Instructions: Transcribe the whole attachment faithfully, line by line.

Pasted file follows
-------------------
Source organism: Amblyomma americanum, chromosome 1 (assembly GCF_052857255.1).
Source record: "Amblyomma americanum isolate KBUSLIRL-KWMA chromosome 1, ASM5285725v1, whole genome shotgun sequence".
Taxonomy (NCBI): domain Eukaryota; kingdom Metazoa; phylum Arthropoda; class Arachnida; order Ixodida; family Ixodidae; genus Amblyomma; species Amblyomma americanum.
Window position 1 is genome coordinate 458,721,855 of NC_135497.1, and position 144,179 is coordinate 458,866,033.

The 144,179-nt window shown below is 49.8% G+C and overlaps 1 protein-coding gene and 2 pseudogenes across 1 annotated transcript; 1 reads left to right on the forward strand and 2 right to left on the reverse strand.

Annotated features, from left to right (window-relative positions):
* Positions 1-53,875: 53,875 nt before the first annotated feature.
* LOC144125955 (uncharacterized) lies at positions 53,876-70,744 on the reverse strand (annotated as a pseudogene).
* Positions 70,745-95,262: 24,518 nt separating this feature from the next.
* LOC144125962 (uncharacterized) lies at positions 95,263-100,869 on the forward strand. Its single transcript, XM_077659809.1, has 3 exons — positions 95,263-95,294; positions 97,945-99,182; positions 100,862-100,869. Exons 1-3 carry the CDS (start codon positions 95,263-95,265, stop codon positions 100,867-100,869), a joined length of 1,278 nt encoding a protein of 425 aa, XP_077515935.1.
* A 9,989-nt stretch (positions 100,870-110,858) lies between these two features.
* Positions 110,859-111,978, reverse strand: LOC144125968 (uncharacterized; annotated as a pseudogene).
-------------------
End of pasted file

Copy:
Source organism: Amblyomma americanum, chromosome 1 (assembly GCF_052857255.1).
Source record: "Amblyomma americanum isolate KBUSLIRL-KWMA chromosome 1, ASM5285725v1, whole genome shotgun sequence".
Taxonomy (NCBI): domain Eukaryota; kingdom Metazoa; phylum Arthropoda; class Arachnida; order Ixodida; family Ixodidae; genus Amblyomma; species Amblyomma americanum.
Window position 1 is genome coordinate 458,721,855 of NC_135497.1, and position 144,179 is coordinate 458,866,033.

The 144,179-nt window shown below is 49.8% G+C and overlaps 1 protein-coding gene and 2 pseudogenes across 1 annotated transcript; 1 reads left to right on the forward strand and 2 right to left on the reverse strand.

Annotated features, from left to right (window-relative positions):
* Positions 1-53,875: 53,875 nt before the first annotated feature.
* LOC144125955 (uncharacterized) lies at positions 53,876-70,744 on the reverse strand (annotated as a pseudogene).
* Positions 70,745-95,262: 24,518 nt separating this feature from the next.
* LOC144125962 (uncharacterized) lies at positions 95,263-100,869 on the forward strand. Its single transcript, XM_077659809.1, has 3 exons — positions 95,263-95,294; positions 97,945-99,182; positions 100,862-100,869. Exons 1-3 carry the CDS (start codon positions 95,263-95,265, stop codon positions 100,867-100,869), a joined length of 1,278 nt encoding a protein of 425 aa, XP_077515935.1.
* A 9,989-nt stretch (positions 100,870-110,858) lies between these two features.
* Positions 110,859-111,978, reverse strand: LOC144125968 (uncharacterized; annotated as a pseudogene).